# Positive integer matrices satisfying $A^3 + B^3 = C^3$

From the 3rd edition of the book "The Linear Algebra a Beginning Graduate Student Ought to Know" by Jonathan S. Golan, we find the following exercise (number 475) under chapter 9:

"Find infinitely-many triples $$(A, B, C$$) of nonzero matrices in $$M_{3×3}(\mathbb{Q})$$, the entries of which are nonnegative integers, satisfying the condition $$A^3 + B^3 = C^3.$$"

Now we if understand "non-negative integers" to include $$0$$, then easily we can take $$A$$, $$B$$ and $$C$$ to be diagonal matrices such that:

$$A = \begin{pmatrix} a & 0 & 0 \\ 0 & 0 & 0 \\ 0 & 0 & 0 \\ \end{pmatrix} , B = \begin{pmatrix} 0 & 0 & 0 \\ 0 & b & 0 \\ 0 & 0 & 0 \\ \end{pmatrix}, C = \begin{pmatrix} a & 0 & 0 \\ 0 & b & 0 \\ 0 & 0 & 0 \\ \end{pmatrix}$$

However, if we interpret the term "non-negative" to mean "strictly positive" (s.t. a positive matrix is defined in the sense given in the entry: https://en.wikipedia.org/wiki/Nonnegative_matrix), the question becomes harder... I suspect that the equation never holds, not only in the case of $$n=3$$, but for all positive integers $$n$$. I.e. we cannot find positive matrices $$A,B,C$$ in $$M_{n×n}(\mathbb{Q})$$ such that $$A^k + B^k = C^k.$$ where $$k>2$$ is an integer." I conjecture this because a few constructions I tried for finding solutions all failed, and I imagine a way to prove that it is impossible would be by contradiction... i.e. show that any valid triplet would imply a rational/integer solution to the integer equation $$a^k + b^k = c^k$$ (where $$a,b,c \in \mathbb{Q}$$) which can't exist by Fermat's last theorem. However, I haven't found a promising trick yet and I wonder if the conjecture, if true, can be proven so easily, be it via contradiction or via other means...

• "Non-negative" usually means including zero, otherwise it would be "positive". So I guess your first solution is fine! Commented Apr 17, 2023 at 5:38
• He is asking about harder version and the question is really interesting. Commented Apr 17, 2023 at 5:40
• Your example $A, B, C$ make me want to conjecture that any solutions to $A^3+B^3=C^3$ must have at least one singular matrix. Commented Apr 17, 2023 at 5:50
• Commented Apr 17, 2023 at 6:52
• @AleksandrKalinin What makes you so sure? Commented Apr 17, 2023 at 17:22

Take $$A = B = \begin{pmatrix} 1 & 1 & 1 \\ 2 & 1 & 1 \\ 2 & 2 & 1 \\ \end{pmatrix}$$ $$C = \begin{pmatrix} 2 & 1 & 1 \\ 2 & 2 & 1 \\ 2 & 2 & 2 \\ \end{pmatrix}$$ It can then be checked that $$A^3 + B^3 = C^3 = \begin{pmatrix} 38 & 30 & 24 \\ 48 & 38 & 30 \\ 60 & 48 & 38 \\ \end{pmatrix}$$ To construct an infinite family, note that you can just take any positive number $$n\in \mathbb{N}$$, and multiplying $$A, B, C$$ by $$n$$ you obtain positive matrices which still satisfy the equation.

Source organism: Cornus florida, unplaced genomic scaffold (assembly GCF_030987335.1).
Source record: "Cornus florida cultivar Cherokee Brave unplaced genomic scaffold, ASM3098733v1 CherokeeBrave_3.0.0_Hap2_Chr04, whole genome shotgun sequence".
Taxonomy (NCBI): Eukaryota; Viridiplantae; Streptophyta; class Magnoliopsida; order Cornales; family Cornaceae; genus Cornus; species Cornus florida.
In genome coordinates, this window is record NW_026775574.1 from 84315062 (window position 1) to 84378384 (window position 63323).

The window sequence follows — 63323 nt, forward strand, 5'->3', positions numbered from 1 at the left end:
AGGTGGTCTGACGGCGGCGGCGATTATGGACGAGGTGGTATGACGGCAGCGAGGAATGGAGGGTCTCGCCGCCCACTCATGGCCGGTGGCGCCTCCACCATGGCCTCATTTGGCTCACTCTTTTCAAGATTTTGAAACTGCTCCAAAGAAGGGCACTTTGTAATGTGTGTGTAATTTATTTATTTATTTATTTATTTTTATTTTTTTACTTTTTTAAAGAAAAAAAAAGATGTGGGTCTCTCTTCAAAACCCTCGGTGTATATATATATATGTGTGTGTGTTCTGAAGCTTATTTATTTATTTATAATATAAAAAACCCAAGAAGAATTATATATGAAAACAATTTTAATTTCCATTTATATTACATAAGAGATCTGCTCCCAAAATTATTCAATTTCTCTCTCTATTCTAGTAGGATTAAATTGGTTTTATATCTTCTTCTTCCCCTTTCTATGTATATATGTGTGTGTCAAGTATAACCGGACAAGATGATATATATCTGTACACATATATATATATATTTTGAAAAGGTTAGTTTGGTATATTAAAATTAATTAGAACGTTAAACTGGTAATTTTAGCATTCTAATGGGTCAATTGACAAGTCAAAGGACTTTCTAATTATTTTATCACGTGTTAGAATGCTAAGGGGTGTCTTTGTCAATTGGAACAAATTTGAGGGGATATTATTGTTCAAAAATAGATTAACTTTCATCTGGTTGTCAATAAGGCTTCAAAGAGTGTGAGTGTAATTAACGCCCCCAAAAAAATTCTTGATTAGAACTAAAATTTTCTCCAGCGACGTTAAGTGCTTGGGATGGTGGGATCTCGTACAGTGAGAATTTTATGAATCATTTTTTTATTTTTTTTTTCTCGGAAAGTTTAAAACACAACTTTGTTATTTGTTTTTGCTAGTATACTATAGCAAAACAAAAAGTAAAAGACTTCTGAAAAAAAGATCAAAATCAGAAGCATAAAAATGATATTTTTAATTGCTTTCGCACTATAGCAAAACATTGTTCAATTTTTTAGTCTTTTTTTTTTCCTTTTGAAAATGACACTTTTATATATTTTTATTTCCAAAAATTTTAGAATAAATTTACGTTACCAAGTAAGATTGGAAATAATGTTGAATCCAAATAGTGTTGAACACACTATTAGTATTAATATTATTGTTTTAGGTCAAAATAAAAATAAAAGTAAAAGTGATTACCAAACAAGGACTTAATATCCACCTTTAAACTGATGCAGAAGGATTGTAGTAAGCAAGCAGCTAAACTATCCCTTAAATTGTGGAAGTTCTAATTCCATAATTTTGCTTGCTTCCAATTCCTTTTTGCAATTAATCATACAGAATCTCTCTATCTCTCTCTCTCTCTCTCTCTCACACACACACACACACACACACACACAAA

P.S. I found this example using a simple brute force algorithm in python.

import numpy as np
from itertools import product
cubes = []
argcubes = []
for x in product(range(1,3), repeat=9):
A = np.array(x).reshape(3,3)
argcubes.append(A)
cubes.append(A@A@A)
cubes = np.stack(cubes)
def contains(X):
return np.any(np.all(X == cubes, axis=(1,2)))
def index(X):
return np.all(X == cubes, axis=(1,2)).argmax()
found = False
for i, A in enumerate(cubes):
if found:
break
for j, B in enumerate(cubes):
if found:
break
C = A + B
if contains(C):
print(i, j, index(C))
print(argcubes[i])
print(argcubes[j])
print(argcubes[index(C)])
found = True


Let $$x$$ be a constant. Let $$Y$$ be the companion matrix for the polynomial $$y^3-x$$: $$Y=\begin{pmatrix} 0 & 1 & 0 \\ 0 & 0 & 1 \\ x & 0 & 0 \end{pmatrix}\text{.}$$

Let $$Z$$ be the adjugate of $$Y-y\,\mathrm{I}$$:

$$Z=\mathrm{adj}\,(Y - y\,\mathrm{I}) = \begin{pmatrix} y^2 & y & 1 \\ x & y^2 & y \\ xy & x & y^2 \end{pmatrix}\text{.}$$

Suppose further that $$x$$ be a sum of cubes

$$x=a^3+b^3\text{.}$$

Let $$A=aZ$$, $$B=bZ$$, $$C=yZ + \mathrm{I}\det(Y-y\,\mathrm{I})$$:

\begin{align} A&= a\begin{pmatrix} y^2 & y & 1 \\ x & y^2 & y \\ xy & x & y^2 \end{pmatrix}\\ B &= b\begin{pmatrix} y^2 & y & 1 \\ x & y^2 & y \\ xy & x & y^2 \end{pmatrix}\\ C&=\begin{pmatrix} x & y^2 & y \\ xy & x & y^2 \\ xy^2 & xy & x \end{pmatrix}\end{align}\text{.} Then $$C^3 = A^3 + B^3$$ with all matrix elements positive integers if $$a$$, $$b$$, and $$y$$ are. This last equality ultimately holds because of the Cayley-Hamilton equality $$Y^3 = x \,\mathrm{I}$$ implying $$(y\,\mathrm{adj}(Y-y\mathrm{I}) + \mathrm{I}\,\det(Y-y\mathrm{I}))^3 = x\,\mathrm{adj}(Y-y\mathrm{I})^3 \text{.}$$ It's motivated by remarks on cyclic cubic extensions in an answer to a related question, as well as numerical evidence in another answer to this question.

Let $$Y$$ be defined to be the dimension-$$n$$ companion matrix for the polynomial $$y^n-x$$, with $$Z$$ and $$C$$ are defined the same as above. Then one can show, mutatis mutandis, that $$Z$$ and $$C$$ have elements that are monic monomials in $$x$$ and $$y$$ and $$C^n=xZ^n$$, so that positive solutions of $$x=a^n + b^n$$ lift to positive $$n\times n$$-matrix solutions of $$C^n = A^n + B^n$$.